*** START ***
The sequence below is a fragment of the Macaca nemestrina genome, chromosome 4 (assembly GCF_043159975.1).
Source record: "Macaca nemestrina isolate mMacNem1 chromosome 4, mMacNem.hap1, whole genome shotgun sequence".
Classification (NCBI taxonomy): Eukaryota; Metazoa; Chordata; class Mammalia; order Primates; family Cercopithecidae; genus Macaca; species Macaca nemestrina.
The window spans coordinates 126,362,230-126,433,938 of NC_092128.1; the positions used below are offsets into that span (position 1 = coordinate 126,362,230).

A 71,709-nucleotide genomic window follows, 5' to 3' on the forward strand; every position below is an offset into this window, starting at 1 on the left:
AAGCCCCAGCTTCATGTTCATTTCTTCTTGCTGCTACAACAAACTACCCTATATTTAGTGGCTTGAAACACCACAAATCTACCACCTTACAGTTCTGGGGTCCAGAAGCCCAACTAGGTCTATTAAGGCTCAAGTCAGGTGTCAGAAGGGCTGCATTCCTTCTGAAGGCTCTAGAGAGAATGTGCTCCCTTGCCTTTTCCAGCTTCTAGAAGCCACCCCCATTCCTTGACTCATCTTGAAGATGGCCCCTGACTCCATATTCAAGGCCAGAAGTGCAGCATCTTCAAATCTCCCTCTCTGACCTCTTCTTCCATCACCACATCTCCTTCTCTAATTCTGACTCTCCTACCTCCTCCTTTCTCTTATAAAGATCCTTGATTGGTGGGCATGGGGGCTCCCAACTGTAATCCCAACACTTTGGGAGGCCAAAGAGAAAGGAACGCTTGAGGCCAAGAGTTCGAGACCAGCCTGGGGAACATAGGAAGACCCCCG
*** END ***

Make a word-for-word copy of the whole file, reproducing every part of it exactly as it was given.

The sequence below is a fragment of the Macaca nemestrina genome, chromosome 4 (assembly GCF_043159975.1).
Source record: "Macaca nemestrina isolate mMacNem1 chromosome 4, mMacNem.hap1, whole genome shotgun sequence".
Classification (NCBI taxonomy): Eukaryota; Metazoa; Chordata; class Mammalia; order Primates; family Cercopithecidae; genus Macaca; species Macaca nemestrina.
The window spans coordinates 126,362,230-126,433,938 of NC_092128.1; the positions used below are offsets into that span (position 1 = coordinate 126,362,230).

A 71,709-nucleotide genomic window follows, 5' to 3' on the forward strand; every position below is an offset into this window, starting at 1 on the left:
AAGCCCCAGCTTCATGTTCATTTCTTCTTGCTGCTACAACAAACTACCCTATATTTAGTGGCTTGAAACACCACAAATCTACCACCTTACAGTTCTGGGGTCCAGAAGCCCAACTAGGTCTATTAAGGCTCAAGTCAGGTGTCAGAAGGGCTGCATTCCTTCTGAAGGCTCTAGAGAGAATGTGCTCCCTTGCCTTTTCCAGCTTCTAGAAGCCACCCCCATTCCTTGACTCATCTTGAAGATGGCCCCTGACTCCATATTCAAGGCCAGAAGTGCAGCATCTTCAAATCTCCCTCTCTGACCTCTTCTTCCATCACCACATCTCCTTCTCTAATTCTGACTCTCCTACCTCCTCCTTTCTCTTATAAAGATCCTTGATTGGTGGGCATGGGGGCTCCCAACTGTAATCCCAACACTTTGGGAGGCCAAAGAGAAAGGAACGCTTGAGGCCAAGAGTTCGAGACCAGCCTGGGGAACATAGGAAGACCCCCG